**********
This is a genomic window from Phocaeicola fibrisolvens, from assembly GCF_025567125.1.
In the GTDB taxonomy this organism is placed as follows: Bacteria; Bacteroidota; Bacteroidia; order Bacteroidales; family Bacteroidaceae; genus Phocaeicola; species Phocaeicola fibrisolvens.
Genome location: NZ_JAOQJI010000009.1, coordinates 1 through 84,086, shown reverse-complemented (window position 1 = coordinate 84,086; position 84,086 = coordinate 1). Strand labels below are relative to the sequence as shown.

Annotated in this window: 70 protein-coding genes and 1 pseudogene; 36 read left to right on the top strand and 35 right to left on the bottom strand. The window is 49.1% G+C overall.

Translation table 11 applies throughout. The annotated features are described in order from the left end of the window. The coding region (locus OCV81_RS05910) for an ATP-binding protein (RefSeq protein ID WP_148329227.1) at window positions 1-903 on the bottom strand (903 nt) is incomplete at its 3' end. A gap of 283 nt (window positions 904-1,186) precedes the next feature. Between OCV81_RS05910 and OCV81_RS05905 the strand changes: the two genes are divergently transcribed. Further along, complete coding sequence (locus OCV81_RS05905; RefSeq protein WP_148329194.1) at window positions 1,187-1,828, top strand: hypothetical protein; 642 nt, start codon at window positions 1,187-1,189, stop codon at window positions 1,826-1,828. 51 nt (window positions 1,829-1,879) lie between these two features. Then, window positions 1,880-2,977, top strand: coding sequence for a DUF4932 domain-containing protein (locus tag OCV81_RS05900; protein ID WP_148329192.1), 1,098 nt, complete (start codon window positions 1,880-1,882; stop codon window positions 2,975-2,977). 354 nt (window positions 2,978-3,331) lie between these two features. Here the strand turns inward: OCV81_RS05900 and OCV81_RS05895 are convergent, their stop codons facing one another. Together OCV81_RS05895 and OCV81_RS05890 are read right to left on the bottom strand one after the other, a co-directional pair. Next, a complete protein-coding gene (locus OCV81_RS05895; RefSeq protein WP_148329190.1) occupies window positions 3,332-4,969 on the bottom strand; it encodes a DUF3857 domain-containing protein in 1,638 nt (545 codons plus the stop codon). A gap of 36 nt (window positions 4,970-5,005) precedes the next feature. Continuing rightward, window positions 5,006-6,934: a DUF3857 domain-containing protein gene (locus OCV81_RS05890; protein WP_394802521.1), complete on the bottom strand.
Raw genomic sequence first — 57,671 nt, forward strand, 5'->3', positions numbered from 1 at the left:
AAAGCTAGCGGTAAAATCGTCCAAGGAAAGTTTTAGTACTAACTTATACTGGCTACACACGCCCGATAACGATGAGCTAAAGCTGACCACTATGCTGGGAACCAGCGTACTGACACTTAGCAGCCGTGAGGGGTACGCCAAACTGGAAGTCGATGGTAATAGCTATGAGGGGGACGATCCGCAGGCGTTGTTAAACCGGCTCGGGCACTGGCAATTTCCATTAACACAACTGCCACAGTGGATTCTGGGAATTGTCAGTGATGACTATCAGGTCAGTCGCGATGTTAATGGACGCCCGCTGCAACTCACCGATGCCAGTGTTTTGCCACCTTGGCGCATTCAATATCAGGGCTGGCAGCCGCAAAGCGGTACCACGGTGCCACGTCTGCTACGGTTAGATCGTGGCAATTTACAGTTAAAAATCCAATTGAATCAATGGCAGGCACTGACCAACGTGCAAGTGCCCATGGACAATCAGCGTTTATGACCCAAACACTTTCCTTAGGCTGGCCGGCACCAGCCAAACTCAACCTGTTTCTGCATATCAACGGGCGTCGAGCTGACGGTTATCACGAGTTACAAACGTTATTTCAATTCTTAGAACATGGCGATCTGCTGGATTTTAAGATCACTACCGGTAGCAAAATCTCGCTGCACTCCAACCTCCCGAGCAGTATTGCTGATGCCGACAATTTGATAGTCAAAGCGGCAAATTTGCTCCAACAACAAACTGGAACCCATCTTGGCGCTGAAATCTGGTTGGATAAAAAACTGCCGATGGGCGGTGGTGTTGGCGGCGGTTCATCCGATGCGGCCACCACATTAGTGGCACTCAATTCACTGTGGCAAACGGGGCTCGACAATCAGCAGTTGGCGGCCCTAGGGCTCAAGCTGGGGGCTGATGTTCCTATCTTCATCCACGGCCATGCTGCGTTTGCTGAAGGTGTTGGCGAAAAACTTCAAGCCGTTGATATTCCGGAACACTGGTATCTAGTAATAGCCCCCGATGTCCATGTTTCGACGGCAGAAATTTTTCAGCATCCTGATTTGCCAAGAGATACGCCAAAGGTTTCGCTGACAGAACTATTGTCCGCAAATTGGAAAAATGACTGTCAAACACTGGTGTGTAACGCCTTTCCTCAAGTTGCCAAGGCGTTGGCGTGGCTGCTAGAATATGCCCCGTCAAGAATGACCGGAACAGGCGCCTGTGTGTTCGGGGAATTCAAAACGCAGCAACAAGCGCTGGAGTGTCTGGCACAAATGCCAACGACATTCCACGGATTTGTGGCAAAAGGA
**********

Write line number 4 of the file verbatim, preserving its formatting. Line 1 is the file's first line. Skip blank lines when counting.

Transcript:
Annotated in this window: 70 protein-coding genes and 1 pseudogene; 36 read left to right on the top strand and 35 right to left on the bottom strand. The window is 49.1% G+C overall.